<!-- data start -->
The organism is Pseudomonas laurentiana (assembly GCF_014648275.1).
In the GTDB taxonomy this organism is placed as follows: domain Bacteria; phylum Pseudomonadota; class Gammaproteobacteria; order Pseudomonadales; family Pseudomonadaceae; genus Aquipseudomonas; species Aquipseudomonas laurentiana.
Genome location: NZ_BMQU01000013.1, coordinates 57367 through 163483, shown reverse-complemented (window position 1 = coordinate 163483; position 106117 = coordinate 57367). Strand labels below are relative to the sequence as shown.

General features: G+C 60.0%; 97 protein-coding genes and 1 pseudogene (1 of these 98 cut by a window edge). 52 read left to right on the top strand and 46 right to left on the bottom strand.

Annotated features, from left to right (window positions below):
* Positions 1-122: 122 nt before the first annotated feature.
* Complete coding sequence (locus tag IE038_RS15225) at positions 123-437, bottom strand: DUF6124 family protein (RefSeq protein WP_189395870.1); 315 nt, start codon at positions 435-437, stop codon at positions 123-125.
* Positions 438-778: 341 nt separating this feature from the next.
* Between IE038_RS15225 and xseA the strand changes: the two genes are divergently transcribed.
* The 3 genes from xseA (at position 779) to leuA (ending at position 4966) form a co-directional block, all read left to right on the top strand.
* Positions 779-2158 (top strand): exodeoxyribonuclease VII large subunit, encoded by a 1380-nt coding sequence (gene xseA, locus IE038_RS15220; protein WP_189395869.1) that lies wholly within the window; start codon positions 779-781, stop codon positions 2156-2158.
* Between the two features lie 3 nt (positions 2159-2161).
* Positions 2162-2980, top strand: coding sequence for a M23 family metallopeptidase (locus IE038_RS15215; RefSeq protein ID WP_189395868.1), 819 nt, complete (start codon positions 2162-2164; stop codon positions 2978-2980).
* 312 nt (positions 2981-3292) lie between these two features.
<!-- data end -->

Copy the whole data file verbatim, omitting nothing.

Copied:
The organism is Pseudomonas laurentiana (assembly GCF_014648275.1).
In the GTDB taxonomy this organism is placed as follows: domain Bacteria; phylum Pseudomonadota; class Gammaproteobacteria; order Pseudomonadales; family Pseudomonadaceae; genus Aquipseudomonas; species Aquipseudomonas laurentiana.
Genome location: NZ_BMQU01000013.1, coordinates 57367 through 163483, shown reverse-complemented (window position 1 = coordinate 163483; position 106117 = coordinate 57367). Strand labels below are relative to the sequence as shown.

General features: G+C 60.0%; 97 protein-coding genes and 1 pseudogene (1 of these 98 cut by a window edge). 52 read left to right on the top strand and 46 right to left on the bottom strand.

Annotated features, from left to right (window positions below):
* Positions 1-122: 122 nt before the first annotated feature.
* Complete coding sequence (locus tag IE038_RS15225) at positions 123-437, bottom strand: DUF6124 family protein (RefSeq protein WP_189395870.1); 315 nt, start codon at positions 435-437, stop codon at positions 123-125.
* Positions 438-778: 341 nt separating this feature from the next.
* Between IE038_RS15225 and xseA the strand changes: the two genes are divergently transcribed.
* The 3 genes from xseA (at position 779) to leuA (ending at position 4966) form a co-directional block, all read left to right on the top strand.
* Positions 779-2158 (top strand): exodeoxyribonuclease VII large subunit, encoded by a 1380-nt coding sequence (gene xseA, locus IE038_RS15220; protein WP_189395869.1) that lies wholly within the window; start codon positions 779-781, stop codon positions 2156-2158.
* Between the two features lie 3 nt (positions 2159-2161).
* Positions 2162-2980, top strand: coding sequence for a M23 family metallopeptidase (locus IE038_RS15215; RefSeq protein ID WP_189395868.1), 819 nt, complete (start codon positions 2162-2164; stop codon positions 2978-2980).
* 312 nt (positions 2981-3292) lie between these two features.